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Advice needed on pond maintenance


 
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robineire
Rank attained: Hawthorn Tree
Rank attained: Hawthorn Tree


Joined: 22 Aug 2011
Posts: 65
Location: Oughterard CO GALWAY

PostPosted: Wed Nov 02, 2011 9:18 am    Post subject: Advice needed on pond maintenance Reply with quote

G,day,

I spent yesterday clearing mud and leaves from the system of open drains that lead water into my pond and have a few questions that I hope you may be able to help with.

I am thinking of making French drains of some of the existing open ones using using pebbles drainage pipe more pebbles and soil on top so they dont require constant clearing. Could it be a problem if some of the drains are covered and some not. In parts of the garden the streams look nice but in other parts they are under heavy tree cover and fill up with leaves / pine needles really quickly.

I have almost 6 acres here with one large ornamental lilly pond that the streams drain into, from there the overflow runs into another large man made water feature which covers >half an acre (this is starting to be overgrown with reeds at one end) What maintenance does the lilly pond require?, it is surrounded by trees and bushes.




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kindredspirit
Rank attained: Chlorophyll for blood


Joined: 10 Nov 2008
Posts: 2028
Location: Mid-west.

PostPosted: Wed Nov 02, 2011 5:39 pm    Post subject: Reply with quote

Water lilies only need dividing once the leaves start to clump up into a bundle.
If they're not clumped up, then they're OK.

Reeds can be pulled up by hand (or if there is a JCB around, get him to scoop them out. If you're doing it by hand you'll need to buy some full length waders.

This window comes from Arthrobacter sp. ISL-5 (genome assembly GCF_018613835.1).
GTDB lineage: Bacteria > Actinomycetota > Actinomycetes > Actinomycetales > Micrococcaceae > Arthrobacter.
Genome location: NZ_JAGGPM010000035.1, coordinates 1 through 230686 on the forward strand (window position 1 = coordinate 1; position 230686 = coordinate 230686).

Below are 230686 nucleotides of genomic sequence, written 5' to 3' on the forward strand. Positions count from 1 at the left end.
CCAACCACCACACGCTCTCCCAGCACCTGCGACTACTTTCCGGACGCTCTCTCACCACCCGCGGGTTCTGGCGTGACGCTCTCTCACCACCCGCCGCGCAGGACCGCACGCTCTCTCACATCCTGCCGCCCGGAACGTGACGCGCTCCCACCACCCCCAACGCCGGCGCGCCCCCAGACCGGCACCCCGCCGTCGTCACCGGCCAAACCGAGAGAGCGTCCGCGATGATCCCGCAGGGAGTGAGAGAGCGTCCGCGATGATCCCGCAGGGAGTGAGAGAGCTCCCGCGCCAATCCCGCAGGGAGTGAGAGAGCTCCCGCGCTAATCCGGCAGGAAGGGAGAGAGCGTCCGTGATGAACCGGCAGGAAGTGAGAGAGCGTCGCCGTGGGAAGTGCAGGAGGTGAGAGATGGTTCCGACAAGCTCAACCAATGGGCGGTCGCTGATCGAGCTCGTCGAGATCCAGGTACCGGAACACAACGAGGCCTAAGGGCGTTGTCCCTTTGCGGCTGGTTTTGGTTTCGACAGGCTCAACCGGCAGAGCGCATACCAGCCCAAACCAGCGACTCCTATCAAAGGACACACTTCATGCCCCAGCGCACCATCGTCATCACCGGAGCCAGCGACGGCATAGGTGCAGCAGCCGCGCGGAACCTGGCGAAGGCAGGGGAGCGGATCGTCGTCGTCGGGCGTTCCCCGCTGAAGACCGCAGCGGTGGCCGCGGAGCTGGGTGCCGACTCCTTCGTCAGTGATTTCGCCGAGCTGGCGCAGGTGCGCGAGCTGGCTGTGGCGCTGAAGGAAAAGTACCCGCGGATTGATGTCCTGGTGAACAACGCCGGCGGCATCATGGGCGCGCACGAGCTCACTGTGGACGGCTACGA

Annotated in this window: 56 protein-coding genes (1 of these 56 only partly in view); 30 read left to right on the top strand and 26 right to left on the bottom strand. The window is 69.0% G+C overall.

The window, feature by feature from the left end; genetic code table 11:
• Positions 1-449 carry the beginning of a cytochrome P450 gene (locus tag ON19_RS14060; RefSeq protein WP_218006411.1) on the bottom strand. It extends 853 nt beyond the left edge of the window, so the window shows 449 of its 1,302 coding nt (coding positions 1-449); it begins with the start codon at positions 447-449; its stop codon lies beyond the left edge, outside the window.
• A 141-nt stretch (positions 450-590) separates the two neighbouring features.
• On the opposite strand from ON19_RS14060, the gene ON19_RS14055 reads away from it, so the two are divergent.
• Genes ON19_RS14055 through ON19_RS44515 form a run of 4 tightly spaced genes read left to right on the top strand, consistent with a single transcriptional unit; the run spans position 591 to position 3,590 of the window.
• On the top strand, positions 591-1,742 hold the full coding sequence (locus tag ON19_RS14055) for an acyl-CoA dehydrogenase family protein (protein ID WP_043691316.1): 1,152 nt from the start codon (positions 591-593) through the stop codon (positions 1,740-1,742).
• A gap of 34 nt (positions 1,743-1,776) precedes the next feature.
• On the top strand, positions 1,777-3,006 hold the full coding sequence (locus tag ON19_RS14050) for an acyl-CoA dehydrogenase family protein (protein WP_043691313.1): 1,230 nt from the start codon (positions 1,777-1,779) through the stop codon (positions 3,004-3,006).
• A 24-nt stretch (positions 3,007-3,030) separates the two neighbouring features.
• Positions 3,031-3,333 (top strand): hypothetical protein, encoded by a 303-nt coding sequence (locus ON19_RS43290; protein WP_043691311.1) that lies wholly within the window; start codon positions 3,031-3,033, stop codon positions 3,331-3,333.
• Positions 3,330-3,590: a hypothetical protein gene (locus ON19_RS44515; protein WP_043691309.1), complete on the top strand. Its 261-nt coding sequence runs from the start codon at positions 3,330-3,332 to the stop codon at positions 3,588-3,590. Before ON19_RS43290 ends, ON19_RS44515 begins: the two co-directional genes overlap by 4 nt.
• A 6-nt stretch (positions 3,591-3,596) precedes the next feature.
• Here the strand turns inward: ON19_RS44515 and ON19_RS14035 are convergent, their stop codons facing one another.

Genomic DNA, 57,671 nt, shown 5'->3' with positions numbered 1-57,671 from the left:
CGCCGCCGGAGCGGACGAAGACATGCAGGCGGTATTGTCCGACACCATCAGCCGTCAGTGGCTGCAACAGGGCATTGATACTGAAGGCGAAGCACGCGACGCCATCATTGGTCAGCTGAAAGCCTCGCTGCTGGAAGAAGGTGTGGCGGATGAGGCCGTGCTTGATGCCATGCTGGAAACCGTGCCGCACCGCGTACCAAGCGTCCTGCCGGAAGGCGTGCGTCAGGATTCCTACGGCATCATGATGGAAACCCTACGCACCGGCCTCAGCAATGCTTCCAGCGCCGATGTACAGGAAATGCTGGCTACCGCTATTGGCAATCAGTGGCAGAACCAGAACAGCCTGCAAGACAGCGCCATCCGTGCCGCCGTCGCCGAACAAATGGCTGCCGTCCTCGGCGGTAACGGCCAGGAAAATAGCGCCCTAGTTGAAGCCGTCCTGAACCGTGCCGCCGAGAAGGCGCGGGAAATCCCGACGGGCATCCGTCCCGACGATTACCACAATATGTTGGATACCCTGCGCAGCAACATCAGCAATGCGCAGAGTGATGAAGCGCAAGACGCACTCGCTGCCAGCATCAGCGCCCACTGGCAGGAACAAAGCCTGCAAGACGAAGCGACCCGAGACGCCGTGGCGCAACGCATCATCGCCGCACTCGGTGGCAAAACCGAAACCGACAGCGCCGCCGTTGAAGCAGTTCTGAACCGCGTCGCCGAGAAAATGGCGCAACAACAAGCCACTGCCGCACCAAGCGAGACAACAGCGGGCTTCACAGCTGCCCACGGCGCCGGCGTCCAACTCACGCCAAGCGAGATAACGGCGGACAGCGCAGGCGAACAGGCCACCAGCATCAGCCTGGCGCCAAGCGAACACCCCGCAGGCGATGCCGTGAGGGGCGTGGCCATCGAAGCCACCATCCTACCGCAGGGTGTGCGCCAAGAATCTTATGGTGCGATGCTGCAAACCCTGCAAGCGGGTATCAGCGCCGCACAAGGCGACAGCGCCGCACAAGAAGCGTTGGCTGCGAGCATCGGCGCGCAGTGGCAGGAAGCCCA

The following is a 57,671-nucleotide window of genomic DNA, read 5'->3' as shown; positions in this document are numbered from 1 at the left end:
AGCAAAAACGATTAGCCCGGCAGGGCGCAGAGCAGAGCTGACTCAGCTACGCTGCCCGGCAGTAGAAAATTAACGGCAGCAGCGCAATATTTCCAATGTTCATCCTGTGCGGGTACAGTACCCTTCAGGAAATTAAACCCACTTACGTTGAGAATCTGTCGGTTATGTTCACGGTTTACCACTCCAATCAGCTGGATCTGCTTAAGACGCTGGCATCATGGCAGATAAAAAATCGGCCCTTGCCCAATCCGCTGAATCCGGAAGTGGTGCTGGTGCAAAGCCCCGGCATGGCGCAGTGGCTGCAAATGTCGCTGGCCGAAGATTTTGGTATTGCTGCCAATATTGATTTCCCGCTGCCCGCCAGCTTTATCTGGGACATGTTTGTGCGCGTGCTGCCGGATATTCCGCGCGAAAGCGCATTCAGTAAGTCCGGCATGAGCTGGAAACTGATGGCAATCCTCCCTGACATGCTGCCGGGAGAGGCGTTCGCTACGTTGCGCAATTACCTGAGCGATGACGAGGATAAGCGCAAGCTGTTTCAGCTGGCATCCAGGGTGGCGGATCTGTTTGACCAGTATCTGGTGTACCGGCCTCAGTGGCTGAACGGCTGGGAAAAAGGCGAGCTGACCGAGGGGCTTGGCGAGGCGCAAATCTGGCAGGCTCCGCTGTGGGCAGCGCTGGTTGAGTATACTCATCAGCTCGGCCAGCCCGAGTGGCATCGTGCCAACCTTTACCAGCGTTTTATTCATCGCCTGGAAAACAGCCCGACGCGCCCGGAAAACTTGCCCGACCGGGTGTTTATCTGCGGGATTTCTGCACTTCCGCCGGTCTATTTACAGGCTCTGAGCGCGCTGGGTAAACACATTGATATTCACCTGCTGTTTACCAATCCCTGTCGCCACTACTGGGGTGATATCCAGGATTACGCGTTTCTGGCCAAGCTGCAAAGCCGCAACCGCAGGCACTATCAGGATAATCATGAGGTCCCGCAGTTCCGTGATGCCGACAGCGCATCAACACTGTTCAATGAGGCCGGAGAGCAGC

It might be an idea with your drains to put a sediment trap just before the bits you're going to cover, otherwise they might have a tendency to block up.
Is there anything wrong with leaving the drains the way they are and ignoring the mud and leaves? Whoever designed your "Lost Gardens" seems to have been extraordinarily good and they would possibly have taken water flow into consideration.

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A little garden in Co. Limerick.Some non-gardening photographs.
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Sunny
Rank attained: Rowan Tree
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Joined: 20 Jan 2010
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Location: Co. Cork, Ireland

PostPosted: Wed Nov 02, 2011 6:54 pm    Post subject: Reply with quote

Your garden looks lovely. Sounds like sound advice from kindredspirit.
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robineire
Rank attained: Hawthorn Tree
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Joined: 22 Aug 2011
Posts: 65
Location: Oughterard CO GALWAY

PostPosted: Wed Nov 02, 2011 6:54 pm    Post subject: Thanks for the prompt reply Reply with quote

The last owners left a boat so I shall paddle out and check the lillies Ill take a landing net and scoop out fallen leaves too, as for a JCB there is no route through my ground that he could get through, its heavilly treed so I would have to get him to come across a bog that is next to my land but that is a plan for the future, I'm not as concerned with those big ponds really as they are out of sight of the main garden.

Some of the drains are working ok but I have two lawns that are soggy almost all of the time and they will turn into a mud bath if the dogs or any traffic gets on them and there doesnt seem to be enough fall for the drains to work properly in those spots. We have had loads of rain since moving in right enough.